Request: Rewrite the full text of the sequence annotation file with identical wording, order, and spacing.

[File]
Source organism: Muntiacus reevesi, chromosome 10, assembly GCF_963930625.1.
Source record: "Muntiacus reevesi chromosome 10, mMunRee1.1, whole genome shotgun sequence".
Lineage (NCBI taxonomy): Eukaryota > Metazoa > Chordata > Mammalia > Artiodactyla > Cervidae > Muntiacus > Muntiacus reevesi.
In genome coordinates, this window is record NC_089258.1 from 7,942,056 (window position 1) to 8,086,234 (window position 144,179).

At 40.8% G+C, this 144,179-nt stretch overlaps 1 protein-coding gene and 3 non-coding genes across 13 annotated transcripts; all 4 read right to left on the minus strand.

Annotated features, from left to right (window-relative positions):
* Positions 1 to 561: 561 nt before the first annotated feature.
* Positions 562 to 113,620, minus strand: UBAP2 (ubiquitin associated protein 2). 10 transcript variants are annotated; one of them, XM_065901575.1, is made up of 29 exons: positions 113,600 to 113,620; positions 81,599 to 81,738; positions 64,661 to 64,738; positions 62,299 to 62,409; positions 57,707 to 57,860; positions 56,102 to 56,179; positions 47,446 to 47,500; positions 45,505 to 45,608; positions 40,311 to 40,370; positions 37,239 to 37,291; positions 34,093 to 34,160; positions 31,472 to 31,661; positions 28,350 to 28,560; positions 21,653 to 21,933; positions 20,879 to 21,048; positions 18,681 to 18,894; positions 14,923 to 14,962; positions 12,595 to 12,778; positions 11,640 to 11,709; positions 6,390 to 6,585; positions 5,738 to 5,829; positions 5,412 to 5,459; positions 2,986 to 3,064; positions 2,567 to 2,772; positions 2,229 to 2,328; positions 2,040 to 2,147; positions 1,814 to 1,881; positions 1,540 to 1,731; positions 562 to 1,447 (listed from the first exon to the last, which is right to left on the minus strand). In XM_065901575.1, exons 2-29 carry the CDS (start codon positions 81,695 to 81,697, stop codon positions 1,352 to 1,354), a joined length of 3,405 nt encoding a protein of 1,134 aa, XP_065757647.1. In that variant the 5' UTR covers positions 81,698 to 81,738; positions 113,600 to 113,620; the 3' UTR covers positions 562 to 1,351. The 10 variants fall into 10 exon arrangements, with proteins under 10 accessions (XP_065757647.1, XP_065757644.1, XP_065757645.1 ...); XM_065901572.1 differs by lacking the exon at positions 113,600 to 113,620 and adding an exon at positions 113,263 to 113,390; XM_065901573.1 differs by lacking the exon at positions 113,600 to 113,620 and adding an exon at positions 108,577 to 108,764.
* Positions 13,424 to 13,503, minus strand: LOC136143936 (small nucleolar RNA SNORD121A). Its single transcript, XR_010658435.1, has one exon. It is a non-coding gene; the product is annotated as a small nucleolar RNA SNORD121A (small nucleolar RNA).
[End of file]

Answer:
Source organism: Muntiacus reevesi, chromosome 10, assembly GCF_963930625.1.
Source record: "Muntiacus reevesi chromosome 10, mMunRee1.1, whole genome shotgun sequence".
Lineage (NCBI taxonomy): Eukaryota > Metazoa > Chordata > Mammalia > Artiodactyla > Cervidae > Muntiacus > Muntiacus reevesi.
In genome coordinates, this window is record NC_089258.1 from 7,942,056 (window position 1) to 8,086,234 (window position 144,179).

At 40.8% G+C, this 144,179-nt stretch overlaps 1 protein-coding gene and 3 non-coding genes across 13 annotated transcripts; all 4 read right to left on the minus strand.

Annotated features, from left to right (window-relative positions):
* Positions 1 to 561: 561 nt before the first annotated feature.
* Positions 562 to 113,620, minus strand: UBAP2 (ubiquitin associated protein 2). 10 transcript variants are annotated; one of them, XM_065901575.1, is made up of 29 exons: positions 113,600 to 113,620; positions 81,599 to 81,738; positions 64,661 to 64,738; positions 62,299 to 62,409; positions 57,707 to 57,860; positions 56,102 to 56,179; positions 47,446 to 47,500; positions 45,505 to 45,608; positions 40,311 to 40,370; positions 37,239 to 37,291; positions 34,093 to 34,160; positions 31,472 to 31,661; positions 28,350 to 28,560; positions 21,653 to 21,933; positions 20,879 to 21,048; positions 18,681 to 18,894; positions 14,923 to 14,962; positions 12,595 to 12,778; positions 11,640 to 11,709; positions 6,390 to 6,585; positions 5,738 to 5,829; positions 5,412 to 5,459; positions 2,986 to 3,064; positions 2,567 to 2,772; positions 2,229 to 2,328; positions 2,040 to 2,147; positions 1,814 to 1,881; positions 1,540 to 1,731; positions 562 to 1,447 (listed from the first exon to the last, which is right to left on the minus strand). In XM_065901575.1, exons 2-29 carry the CDS (start codon positions 81,695 to 81,697, stop codon positions 1,352 to 1,354), a joined length of 3,405 nt encoding a protein of 1,134 aa, XP_065757647.1. In that variant the 5' UTR covers positions 81,698 to 81,738; positions 113,600 to 113,620; the 3' UTR covers positions 562 to 1,351. The 10 variants fall into 10 exon arrangements, with proteins under 10 accessions (XP_065757647.1, XP_065757644.1, XP_065757645.1 ...); XM_065901572.1 differs by lacking the exon at positions 113,600 to 113,620 and adding an exon at positions 113,263 to 113,390; XM_065901573.1 differs by lacking the exon at positions 113,600 to 113,620 and adding an exon at positions 108,577 to 108,764.
* Positions 13,424 to 13,503, minus strand: LOC136143936 (small nucleolar RNA SNORD121A). Its single transcript, XR_010658435.1, has one exon. It is a non-coding gene; the product is annotated as a small nucleolar RNA SNORD121A (small nucleolar RNA).